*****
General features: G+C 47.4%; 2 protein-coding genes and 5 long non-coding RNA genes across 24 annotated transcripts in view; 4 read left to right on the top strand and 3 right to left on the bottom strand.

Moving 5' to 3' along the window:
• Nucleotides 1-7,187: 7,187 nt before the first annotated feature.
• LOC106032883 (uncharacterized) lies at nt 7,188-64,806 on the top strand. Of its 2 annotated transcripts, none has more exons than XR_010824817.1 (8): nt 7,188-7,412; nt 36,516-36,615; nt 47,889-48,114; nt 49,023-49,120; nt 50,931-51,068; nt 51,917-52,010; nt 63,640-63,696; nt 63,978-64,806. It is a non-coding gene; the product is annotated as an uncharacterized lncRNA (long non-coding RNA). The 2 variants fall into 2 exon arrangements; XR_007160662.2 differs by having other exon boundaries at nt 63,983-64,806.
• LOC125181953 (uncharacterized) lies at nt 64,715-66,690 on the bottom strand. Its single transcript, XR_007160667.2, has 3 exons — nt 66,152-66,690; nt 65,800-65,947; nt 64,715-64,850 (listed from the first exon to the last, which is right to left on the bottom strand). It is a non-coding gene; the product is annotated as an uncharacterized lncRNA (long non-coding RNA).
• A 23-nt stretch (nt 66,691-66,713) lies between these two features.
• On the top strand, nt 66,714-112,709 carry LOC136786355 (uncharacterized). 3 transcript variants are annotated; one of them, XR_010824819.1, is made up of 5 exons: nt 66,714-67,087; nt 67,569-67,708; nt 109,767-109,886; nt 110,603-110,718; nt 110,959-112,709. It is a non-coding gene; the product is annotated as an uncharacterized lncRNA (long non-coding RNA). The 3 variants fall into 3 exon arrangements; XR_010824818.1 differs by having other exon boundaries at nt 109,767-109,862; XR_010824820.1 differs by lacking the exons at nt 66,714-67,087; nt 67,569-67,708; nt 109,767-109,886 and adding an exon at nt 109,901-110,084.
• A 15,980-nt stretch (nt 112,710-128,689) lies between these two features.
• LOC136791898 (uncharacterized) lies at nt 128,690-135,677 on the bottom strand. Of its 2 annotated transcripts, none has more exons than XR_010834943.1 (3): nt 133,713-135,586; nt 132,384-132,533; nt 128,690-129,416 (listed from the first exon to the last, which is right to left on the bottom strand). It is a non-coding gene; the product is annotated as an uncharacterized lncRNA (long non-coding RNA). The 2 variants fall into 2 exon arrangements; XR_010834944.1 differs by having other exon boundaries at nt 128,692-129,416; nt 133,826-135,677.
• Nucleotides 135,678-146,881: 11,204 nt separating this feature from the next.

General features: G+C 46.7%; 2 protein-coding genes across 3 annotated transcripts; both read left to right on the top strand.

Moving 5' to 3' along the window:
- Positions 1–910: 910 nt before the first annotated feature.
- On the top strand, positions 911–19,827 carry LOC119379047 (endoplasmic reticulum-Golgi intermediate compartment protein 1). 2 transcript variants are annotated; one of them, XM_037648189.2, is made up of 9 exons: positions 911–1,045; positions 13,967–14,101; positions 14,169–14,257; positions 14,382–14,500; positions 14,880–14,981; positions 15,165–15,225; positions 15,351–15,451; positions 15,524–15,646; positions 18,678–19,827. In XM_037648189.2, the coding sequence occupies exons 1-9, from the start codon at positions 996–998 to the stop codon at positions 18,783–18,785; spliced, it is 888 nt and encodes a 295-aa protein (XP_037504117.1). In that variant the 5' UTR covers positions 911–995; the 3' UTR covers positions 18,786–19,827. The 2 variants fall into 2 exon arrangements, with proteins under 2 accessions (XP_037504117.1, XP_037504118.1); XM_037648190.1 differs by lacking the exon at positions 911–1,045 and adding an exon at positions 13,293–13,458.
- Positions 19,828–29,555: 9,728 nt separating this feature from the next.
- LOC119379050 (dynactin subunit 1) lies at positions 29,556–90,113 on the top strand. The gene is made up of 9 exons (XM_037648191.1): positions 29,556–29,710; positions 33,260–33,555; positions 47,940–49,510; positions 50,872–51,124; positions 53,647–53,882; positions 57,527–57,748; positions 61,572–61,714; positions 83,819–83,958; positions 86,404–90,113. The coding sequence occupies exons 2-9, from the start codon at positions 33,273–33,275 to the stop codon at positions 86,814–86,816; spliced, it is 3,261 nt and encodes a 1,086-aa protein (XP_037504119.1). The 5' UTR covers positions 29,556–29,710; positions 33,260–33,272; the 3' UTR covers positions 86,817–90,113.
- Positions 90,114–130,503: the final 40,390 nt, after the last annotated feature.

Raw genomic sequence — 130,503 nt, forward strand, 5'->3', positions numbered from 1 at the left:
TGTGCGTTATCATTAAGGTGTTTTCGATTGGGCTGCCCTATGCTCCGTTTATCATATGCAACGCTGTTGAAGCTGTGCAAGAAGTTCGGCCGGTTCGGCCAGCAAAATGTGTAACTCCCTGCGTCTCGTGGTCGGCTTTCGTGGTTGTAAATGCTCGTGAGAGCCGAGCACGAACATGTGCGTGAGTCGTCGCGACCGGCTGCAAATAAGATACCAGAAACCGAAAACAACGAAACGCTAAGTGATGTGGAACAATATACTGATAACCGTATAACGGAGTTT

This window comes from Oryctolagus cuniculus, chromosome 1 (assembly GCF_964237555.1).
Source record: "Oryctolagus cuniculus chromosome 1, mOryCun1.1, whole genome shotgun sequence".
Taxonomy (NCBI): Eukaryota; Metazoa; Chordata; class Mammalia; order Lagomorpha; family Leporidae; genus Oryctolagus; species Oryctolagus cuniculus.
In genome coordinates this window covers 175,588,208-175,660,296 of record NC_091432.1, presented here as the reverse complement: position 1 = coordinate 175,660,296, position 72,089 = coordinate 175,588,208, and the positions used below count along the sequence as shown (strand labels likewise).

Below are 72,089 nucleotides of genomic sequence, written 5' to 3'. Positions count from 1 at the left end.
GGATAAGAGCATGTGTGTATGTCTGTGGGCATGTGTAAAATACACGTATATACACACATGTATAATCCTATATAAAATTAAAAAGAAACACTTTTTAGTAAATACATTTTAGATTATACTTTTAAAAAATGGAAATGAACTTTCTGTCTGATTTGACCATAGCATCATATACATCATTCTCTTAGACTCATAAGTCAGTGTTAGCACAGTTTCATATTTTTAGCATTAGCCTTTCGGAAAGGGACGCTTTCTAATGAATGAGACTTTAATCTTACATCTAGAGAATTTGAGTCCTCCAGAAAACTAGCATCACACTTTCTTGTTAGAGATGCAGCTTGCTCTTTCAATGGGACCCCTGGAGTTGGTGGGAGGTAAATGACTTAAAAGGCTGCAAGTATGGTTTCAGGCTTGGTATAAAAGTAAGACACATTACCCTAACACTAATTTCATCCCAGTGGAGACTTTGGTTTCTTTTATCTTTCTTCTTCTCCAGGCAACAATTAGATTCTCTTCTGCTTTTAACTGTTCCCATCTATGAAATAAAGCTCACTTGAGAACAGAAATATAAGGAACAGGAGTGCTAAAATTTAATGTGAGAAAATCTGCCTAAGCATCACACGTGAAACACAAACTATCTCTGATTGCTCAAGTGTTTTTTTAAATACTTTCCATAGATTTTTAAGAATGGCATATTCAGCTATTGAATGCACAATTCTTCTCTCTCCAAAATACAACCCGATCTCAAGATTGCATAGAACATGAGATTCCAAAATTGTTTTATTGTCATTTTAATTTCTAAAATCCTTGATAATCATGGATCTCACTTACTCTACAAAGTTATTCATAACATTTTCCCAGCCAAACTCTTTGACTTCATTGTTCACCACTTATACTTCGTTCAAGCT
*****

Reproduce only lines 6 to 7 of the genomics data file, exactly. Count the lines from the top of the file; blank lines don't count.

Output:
• A 23-nt stretch (nt 66,691-66,713) lies between these two features.
• On the top strand, nt 66,714-112,709 carry LOC136786355 (uncharacterized). 3 transcript variants are annotated; one of them, XR_010824819.1, is made up of 5 exons: nt 66,714-67,087; nt 67,569-67,708; nt 109,767-109,886; nt 110,603-110,718; nt 110,959-112,709. It is a non-coding gene; the product is annotated as an uncharacterized lncRNA (long non-coding RNA). The 3 variants fall into 3 exon arrangements; XR_010824818.1 differs by having other exon boundaries at nt 109,767-109,862; XR_010824820.1 differs by lacking the exons at nt 66,714-67,087; nt 67,569-67,708; nt 109,767-109,886 and adding an exon at nt 109,901-110,084.